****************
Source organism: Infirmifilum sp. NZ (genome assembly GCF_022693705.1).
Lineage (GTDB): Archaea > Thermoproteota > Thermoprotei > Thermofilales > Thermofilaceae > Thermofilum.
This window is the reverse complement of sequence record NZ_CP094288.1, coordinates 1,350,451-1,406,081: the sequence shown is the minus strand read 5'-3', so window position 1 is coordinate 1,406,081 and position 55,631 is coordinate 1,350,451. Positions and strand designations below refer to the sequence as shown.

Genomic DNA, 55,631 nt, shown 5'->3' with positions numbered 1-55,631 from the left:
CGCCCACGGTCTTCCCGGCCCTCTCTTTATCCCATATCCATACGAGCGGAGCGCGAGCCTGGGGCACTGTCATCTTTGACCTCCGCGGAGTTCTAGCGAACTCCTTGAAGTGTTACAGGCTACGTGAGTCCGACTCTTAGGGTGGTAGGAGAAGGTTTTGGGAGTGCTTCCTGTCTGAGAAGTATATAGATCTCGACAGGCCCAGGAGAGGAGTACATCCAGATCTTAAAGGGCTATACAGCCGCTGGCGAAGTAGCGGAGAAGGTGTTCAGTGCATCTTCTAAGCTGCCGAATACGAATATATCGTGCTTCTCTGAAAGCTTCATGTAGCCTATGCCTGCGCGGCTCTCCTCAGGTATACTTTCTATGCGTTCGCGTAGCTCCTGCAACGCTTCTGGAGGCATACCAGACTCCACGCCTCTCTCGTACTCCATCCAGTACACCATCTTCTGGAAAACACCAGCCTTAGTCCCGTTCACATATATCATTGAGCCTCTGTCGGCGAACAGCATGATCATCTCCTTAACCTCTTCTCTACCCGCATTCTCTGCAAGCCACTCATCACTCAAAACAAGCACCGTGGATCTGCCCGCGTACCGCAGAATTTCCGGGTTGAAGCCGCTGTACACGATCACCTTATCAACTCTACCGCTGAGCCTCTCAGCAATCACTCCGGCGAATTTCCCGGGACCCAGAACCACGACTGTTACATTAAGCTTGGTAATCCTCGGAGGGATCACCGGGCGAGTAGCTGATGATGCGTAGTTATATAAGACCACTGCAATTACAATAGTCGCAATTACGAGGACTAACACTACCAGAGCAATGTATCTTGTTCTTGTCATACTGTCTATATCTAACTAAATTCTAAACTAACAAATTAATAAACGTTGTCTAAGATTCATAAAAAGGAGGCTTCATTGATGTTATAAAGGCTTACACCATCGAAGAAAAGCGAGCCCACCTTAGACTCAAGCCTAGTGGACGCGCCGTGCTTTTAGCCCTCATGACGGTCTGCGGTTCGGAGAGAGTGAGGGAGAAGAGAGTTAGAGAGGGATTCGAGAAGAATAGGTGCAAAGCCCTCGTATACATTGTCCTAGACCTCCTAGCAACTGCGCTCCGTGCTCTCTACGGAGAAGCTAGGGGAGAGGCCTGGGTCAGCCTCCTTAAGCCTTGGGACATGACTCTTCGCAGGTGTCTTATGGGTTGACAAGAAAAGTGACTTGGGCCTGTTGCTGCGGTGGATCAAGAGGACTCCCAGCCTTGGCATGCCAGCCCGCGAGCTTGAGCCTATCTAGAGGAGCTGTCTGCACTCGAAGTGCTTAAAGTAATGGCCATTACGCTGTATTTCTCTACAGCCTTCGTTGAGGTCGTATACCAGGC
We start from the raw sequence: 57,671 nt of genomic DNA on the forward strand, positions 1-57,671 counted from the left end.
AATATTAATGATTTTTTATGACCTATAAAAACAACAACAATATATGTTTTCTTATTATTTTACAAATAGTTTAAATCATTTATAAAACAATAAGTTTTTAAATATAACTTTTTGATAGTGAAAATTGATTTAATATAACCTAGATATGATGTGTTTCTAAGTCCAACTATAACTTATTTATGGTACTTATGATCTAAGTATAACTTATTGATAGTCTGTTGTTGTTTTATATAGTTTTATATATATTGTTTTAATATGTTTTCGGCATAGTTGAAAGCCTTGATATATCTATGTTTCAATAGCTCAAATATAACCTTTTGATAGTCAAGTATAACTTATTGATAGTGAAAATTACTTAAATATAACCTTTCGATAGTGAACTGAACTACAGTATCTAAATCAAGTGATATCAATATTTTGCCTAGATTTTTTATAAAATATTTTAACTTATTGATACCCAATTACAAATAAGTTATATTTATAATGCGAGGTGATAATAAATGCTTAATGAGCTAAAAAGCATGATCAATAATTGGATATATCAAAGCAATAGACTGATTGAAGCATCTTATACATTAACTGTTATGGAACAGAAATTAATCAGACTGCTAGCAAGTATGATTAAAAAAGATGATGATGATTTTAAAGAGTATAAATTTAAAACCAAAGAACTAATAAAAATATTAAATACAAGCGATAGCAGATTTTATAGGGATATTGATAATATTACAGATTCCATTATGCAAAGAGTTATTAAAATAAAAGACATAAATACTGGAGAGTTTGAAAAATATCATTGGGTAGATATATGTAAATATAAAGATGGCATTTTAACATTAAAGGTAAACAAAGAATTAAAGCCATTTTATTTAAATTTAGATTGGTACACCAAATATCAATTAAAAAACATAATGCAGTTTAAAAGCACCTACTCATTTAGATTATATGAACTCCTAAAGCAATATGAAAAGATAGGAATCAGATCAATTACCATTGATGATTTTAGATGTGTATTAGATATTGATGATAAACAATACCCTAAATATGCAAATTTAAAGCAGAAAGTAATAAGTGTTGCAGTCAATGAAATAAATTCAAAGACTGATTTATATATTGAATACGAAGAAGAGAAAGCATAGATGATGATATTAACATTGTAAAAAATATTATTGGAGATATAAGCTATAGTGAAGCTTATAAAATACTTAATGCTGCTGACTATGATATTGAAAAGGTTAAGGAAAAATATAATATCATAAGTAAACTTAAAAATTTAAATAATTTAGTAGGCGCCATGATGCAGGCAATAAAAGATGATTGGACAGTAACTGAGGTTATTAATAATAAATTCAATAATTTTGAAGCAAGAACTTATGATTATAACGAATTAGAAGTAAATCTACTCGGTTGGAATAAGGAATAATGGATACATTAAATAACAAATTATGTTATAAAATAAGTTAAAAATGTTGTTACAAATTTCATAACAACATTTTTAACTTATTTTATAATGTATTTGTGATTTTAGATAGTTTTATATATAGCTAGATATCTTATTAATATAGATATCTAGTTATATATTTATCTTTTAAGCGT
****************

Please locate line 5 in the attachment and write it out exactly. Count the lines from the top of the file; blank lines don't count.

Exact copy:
CGCCCACGGTCTTCCCGGCCCTCTCTTTATCCCATATCCATACGAGCGGAGCGCGAGCCTGGGGCACTGTCATCTTTGACCTCCGCGGAGTTCTAGCGAACTCCTTGAAGTGTTACAGGCTACGTGAGTCCGACTCTTAGGGTGGTAGGAGAAGGTTTTGGGAGTGCTTCCTGTCTGAGAAGTATATAGATCTCGACAGGCCCAGGAGAGGAGTACATCCAGATCTTAAAGGGCTATACAGCCGCTGGCGAAGTAGCGGAGAAGGTGTTCAGTGCATCTTCTAAGCTGCCGAATACGAATATATCGTGCTTCTCTGAAAGCTTCATGTAGCCTATGCCTGCGCGGCTCTCCTCAGGTATACTTTCTATGCGTTCGCGTAGCTCCTGCAACGCTTCTGGAGGCATACCAGACTCCACGCCTCTCTCGTACTCCATCCAGTACACCATCTTCTGGAAAACACCAGCCTTAGTCCCGTTCACATATATCATTGAGCCTCTGTCGGCGAACAGCATGATCATCTCCTTAACCTCTTCTCTACCCGCATTCTCTGCAAGCCACTCATCACTCAAAACAAGCACCGTGGATCTGCCCGCGTACCGCAGAATTTCCGGGTTGAAGCCGCTGTACACGATCACCTTATCAACTCTACCGCTGAGCCTCTCAGCAATCACTCCGGCGAATTTCCCGGGACCCAGAACCACGACTGTTACATTAAGCTTGGTAATCCTCGGAGGGATCACCGGGCGAGTAGCTGATGATGCGTAGTTATATAAGACCACTGCAATTACAATAGTCGCAATTACGAGGACTAACACTACCAGAGCAATGTATCTTGTTCTTGTCATACTGTCTATATCTAACTAAATTCTAAACTAACAAATTAATAAACGTTGTCTAAGATTCATAAAAAGGAGGCTTCATTGATGTTATAAAGGCTTACACCATCGAAGAAAAGCGAGCCCACCTTAGACTCAAGCCTAGTGGACGCGCCGTGCTTTTAGCCCTCATGACGGTCTGCGGTTCGGAGAGAGTGAGGGAGAAGAGAGTTAGAGAGGGATTCGAGAAGAATAGGTGCAAAGCCCTCGTATACATTGTCCTAGACCTCCTAGCAACTGCGCTCCGTGCTCTCTACGGAGAAGCTAGGGGAGAGGCCTGGGTCAGCCTCCTTAAGCCTTGGGACATGACTCTTCGCAGGTGTCTTATGGGTTGACAAGAAAAGTGACTTGGGCCTGTTGCTGCGGTGGATCAAGAGGACTCCCAGCCTTGGCATGCCAGCCCGCGAGCTTGAGCCTATCTAGAGGAGCTGTCTGCACTCGAAGTGCTTAAAGTAATGGCCATTACGCTGTATTTCTCTACAGCCTTCGTTGAGGTCGTATACCAGGC